A lot of this article may seem obvious, but the key to choosing a monitoring solution is to start out with a set of criteria that fits your needs and then evaluate the marketplace. Personally, I’ve started with lists with X, Y, and Z requirements with a weighting on each item. Whichever product scored the highest ended up being the best choice.


To give you an idea of those requirements, I typically start out with things like:

  • Is the solution multi-tenanted?
  • How much does it cost?
  • How is it licensed?
  • What else can it integrate with (like a SIEM solution, etc.)?


  A good end product is always the result of meticulous preparation and planning.

Today’s public cloud hyperscalers, such as Microsoft Azure, AWS, and Google, provide a whole host of platforms and services to enable organizations to deliver pretty much any workload you can imagine. However, they aren’t the be-all and end-all of an organization’s IT infrastructure needs.


Not too long ago, the hype in the marketplace was very much geared toward moving all workloads to the public cloud. If you didn’t, you were behind the curve. The reality is, though, it’s just not practical to move all existing infrastructure to the cloud. Simply taking workloads running on-premises and running them in the public cloud is considered by many to be the wrong way to do it. This is referred to as a “lift and shift.” That’s not to say that’s the case for all workloads. Things like file servers, domain controllers, line of business application servers, and so on tend to cost more to run as native virtual machines in the public cloud and introduce extra complexity with application access and data gravity.


The “Cloud-First” mentality adopted by many organizations is disappearing and gradually being replaced with “Cloud-Appropriate.” I’ve found a lot of the “Cloud-First” messaging has been pushed from the board level without any real consideration or understanding for what it means to the organization other than the promise of cost savings. Over time, the pioneers who adopted public cloud first have gained the knowledge and wisdom about what operating in a “Cloud-First” environment looks like. The operating costs don’t always work out as expected—and can even be more expensive.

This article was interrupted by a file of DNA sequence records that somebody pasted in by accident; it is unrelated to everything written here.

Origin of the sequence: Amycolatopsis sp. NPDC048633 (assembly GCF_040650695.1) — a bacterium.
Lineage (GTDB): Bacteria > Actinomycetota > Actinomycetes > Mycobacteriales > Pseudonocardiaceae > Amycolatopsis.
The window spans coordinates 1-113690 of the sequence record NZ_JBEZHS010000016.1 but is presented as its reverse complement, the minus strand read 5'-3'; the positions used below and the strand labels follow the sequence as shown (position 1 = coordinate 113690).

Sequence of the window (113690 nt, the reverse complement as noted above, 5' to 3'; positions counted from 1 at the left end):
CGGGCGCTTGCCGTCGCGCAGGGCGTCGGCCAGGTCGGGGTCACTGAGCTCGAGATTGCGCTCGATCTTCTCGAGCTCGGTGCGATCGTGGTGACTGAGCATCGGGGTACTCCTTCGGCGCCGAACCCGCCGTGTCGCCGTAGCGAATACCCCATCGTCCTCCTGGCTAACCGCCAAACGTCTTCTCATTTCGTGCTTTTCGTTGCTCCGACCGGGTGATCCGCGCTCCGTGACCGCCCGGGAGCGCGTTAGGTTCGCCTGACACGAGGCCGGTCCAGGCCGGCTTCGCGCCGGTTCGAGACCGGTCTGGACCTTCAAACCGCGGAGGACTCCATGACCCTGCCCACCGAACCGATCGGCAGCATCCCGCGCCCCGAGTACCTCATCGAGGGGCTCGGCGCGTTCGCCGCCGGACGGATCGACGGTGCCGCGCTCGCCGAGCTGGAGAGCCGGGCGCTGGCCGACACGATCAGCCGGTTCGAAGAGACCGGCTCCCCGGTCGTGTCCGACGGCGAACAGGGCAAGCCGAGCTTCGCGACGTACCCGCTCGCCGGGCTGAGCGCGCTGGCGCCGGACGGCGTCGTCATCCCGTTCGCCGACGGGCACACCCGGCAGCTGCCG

Let’s look at some examples of what “Cloud-Appropriate” may mean to you. I’m sure you’ve heard of Office 365, which offers an alternative solution to on-premises workloads such as email servers and SharePoint servers, and offers additional value with tools like workplace collaboration via Microsoft Teams, task automation with Microsoft Flow, and so on. This Software as a Service (SaaS) solution, born in the public cloud, can take full advantage of the infrastructure that underpins it. As an organization, the cost of managing the traditional infrastructure for those services disappears. You’re left with a largely predictable bill and arguably superior service offering by just monitoring Office 365.


Application stack refactoring is another great place to think about “Cloud-Appropriate.” You can take advantage of the services available in the public cloud, such as highly performant database solutions like Amazon RDS or the ability to take advantage of public cloud’s elasticity to easily create more workloads in a short amount of time.


So where does that leave us? A hybrid approach to IT infrastructure. Public cloud is certainly a revolution, but for many organizations, the evolution of their existing IT infrastructure will better serve their needs. Hyper converged infrastructure is a fitting example of the evolution of a traditional three-tier architecture comprising of networking, compute, and storage. The services offered are the same, but the footprint in terms of space, cooling, and power consumption is lower while offering greater levels of performance, which ultimately offers better value to the business.



Further Reading

CRN and IDC: Why early public cloud adopters are leaving the public cloud amidst security and cost concerns.